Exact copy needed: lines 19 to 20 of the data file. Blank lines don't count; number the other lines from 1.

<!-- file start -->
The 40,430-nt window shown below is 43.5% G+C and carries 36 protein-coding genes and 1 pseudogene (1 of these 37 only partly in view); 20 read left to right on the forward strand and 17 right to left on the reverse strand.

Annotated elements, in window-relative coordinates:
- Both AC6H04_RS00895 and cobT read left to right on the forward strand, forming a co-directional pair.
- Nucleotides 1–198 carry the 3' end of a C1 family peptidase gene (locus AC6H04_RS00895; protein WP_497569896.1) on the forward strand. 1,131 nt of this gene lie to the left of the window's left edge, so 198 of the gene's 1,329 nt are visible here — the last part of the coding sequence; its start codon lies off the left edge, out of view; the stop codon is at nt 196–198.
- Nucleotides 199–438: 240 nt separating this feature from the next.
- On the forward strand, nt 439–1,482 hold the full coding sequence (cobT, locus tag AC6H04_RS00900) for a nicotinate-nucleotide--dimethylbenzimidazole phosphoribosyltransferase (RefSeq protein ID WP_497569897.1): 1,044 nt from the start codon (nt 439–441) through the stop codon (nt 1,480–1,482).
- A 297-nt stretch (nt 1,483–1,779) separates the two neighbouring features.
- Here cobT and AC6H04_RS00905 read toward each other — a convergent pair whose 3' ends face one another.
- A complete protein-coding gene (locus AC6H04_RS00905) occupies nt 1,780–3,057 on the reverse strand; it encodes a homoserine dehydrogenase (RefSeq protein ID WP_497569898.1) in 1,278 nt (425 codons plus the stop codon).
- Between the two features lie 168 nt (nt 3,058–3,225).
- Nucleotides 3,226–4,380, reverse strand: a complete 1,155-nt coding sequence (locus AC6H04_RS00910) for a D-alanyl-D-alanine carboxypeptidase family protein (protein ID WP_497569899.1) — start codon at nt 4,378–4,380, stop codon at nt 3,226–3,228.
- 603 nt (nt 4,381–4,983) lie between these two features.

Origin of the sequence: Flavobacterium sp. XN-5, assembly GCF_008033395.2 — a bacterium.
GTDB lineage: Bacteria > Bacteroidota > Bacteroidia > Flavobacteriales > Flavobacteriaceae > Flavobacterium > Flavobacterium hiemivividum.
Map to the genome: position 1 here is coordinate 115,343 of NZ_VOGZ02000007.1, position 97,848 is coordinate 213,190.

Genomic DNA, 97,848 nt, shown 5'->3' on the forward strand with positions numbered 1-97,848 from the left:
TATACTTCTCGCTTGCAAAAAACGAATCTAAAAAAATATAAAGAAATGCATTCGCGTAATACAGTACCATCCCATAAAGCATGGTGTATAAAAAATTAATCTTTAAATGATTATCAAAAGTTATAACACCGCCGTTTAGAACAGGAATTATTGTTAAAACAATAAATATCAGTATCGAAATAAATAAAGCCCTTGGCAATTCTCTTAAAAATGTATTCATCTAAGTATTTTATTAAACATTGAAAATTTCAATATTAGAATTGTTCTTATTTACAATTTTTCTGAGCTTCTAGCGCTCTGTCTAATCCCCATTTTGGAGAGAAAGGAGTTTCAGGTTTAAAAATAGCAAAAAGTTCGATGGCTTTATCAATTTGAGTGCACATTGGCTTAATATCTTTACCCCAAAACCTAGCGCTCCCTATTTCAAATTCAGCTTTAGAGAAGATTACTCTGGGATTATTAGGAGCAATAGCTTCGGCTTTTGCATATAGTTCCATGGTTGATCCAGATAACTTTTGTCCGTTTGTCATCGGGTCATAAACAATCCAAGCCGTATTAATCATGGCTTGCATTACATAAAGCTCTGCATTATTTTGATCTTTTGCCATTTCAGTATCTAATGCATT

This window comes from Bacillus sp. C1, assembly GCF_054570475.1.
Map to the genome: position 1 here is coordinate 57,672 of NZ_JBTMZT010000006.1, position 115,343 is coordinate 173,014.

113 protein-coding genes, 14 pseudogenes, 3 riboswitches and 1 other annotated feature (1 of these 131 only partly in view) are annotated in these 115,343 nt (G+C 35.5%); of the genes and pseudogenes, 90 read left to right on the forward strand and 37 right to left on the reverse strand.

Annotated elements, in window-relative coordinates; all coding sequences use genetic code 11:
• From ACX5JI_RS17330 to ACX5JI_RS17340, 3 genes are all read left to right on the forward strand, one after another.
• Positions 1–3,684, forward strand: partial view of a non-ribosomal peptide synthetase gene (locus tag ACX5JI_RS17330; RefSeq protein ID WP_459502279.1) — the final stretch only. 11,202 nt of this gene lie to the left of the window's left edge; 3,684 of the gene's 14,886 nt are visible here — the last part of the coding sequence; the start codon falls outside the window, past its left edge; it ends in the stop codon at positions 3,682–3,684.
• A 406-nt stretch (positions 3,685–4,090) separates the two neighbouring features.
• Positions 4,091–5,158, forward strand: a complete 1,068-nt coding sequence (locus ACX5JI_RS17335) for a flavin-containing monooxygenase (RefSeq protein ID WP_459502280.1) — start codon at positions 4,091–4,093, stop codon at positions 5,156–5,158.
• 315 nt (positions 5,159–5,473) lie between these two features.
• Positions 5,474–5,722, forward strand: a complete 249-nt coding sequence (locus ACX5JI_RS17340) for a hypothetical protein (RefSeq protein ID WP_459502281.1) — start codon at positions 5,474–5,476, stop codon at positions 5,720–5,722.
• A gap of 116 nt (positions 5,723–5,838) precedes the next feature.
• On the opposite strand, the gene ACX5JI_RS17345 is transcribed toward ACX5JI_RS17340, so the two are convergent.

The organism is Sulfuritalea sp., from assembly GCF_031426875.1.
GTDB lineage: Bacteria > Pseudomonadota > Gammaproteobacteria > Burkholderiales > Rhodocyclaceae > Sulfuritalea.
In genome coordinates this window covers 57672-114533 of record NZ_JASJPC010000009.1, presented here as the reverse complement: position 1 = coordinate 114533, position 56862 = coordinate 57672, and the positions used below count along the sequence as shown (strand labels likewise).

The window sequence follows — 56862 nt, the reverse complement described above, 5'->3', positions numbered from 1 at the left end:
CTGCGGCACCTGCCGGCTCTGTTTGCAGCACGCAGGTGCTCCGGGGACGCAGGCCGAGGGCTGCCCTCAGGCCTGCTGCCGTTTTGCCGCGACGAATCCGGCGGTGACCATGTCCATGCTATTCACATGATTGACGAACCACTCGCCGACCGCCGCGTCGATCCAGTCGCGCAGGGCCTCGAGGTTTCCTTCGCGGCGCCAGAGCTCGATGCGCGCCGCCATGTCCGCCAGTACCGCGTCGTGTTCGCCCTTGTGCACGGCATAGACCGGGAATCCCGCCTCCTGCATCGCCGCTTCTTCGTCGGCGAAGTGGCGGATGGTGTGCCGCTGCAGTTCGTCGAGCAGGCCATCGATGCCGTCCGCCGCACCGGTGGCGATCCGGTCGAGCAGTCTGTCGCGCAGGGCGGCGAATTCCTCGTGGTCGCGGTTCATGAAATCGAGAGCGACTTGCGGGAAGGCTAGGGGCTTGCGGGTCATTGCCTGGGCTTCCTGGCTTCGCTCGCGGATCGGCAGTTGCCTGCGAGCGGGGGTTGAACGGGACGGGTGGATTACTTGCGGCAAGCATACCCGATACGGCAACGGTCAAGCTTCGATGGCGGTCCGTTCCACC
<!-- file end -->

Map to the genome: position 1 here is coordinate 57,672 of NZ_JBTMZT010000006.1, position 115,343 is coordinate 173,014.

113 protein-coding genes, 14 pseudogenes, 3 riboswitches and 1 other annotated feature (1 of these 131 only partly in view) are annotated in these 115,343 nt (G+C 35.5%); of the genes and pseudogenes, 90 read left to right on the forward strand and 37 right to left on the reverse strand.